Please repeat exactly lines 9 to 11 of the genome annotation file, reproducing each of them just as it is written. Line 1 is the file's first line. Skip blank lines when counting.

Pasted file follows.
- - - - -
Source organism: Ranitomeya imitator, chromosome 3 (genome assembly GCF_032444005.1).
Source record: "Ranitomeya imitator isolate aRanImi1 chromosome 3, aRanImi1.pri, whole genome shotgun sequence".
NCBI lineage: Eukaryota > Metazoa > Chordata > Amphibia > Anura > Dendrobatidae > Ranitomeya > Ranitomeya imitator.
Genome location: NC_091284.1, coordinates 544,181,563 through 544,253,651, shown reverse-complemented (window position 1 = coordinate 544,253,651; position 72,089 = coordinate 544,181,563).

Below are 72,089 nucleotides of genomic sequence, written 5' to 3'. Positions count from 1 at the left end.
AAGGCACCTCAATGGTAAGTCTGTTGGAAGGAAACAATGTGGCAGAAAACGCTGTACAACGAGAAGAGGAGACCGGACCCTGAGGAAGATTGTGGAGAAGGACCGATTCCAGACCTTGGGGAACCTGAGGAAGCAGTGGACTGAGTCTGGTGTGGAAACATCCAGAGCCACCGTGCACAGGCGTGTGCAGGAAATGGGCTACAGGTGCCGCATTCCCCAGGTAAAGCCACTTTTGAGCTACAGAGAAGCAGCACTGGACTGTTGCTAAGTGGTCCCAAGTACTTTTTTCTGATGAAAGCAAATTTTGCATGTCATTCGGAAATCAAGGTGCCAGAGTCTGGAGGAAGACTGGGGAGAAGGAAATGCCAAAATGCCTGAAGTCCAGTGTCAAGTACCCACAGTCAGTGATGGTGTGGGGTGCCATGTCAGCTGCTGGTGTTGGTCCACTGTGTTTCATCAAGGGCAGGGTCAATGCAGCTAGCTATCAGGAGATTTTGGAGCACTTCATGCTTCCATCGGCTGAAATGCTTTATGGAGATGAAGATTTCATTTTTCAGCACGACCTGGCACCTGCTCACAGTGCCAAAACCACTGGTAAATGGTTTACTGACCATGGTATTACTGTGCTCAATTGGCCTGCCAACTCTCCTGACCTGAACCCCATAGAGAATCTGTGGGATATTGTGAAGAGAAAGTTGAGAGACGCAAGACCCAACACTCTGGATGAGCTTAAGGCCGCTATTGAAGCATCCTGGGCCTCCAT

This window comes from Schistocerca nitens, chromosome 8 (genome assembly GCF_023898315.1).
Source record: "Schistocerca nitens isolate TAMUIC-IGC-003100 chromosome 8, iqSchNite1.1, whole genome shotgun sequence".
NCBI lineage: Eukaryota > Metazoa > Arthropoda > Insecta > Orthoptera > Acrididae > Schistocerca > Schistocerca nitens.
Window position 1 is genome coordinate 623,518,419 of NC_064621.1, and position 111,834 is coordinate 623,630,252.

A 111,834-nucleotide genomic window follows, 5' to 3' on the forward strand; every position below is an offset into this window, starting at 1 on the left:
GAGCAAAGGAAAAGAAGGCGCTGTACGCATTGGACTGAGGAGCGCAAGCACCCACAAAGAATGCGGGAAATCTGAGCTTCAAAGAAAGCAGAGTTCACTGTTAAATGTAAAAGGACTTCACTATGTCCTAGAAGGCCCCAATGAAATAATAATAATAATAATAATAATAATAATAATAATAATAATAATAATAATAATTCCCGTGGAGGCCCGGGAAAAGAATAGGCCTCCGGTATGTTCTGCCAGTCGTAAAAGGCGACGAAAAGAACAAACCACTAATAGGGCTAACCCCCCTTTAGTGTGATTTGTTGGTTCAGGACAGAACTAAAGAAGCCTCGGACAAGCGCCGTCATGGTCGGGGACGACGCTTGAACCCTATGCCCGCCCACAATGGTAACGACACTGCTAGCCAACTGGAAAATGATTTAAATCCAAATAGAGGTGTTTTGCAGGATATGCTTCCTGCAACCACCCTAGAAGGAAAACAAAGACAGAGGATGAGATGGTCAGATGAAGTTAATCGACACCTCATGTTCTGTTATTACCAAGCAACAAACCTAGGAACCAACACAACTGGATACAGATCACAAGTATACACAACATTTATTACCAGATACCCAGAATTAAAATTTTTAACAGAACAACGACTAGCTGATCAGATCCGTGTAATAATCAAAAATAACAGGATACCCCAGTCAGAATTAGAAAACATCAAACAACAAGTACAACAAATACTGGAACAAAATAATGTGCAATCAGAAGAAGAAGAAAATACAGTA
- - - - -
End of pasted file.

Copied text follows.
NCBI lineage: Eukaryota > Metazoa > Arthropoda > Insecta > Orthoptera > Acrididae > Schistocerca > Schistocerca nitens.
Window position 1 is genome coordinate 623,518,419 of NC_064621.1, and position 111,834 is coordinate 623,630,252.

A 111,834-nucleotide genomic window follows, 5' to 3' on the forward strand; every position below is an offset into this window, starting at 1 on the left: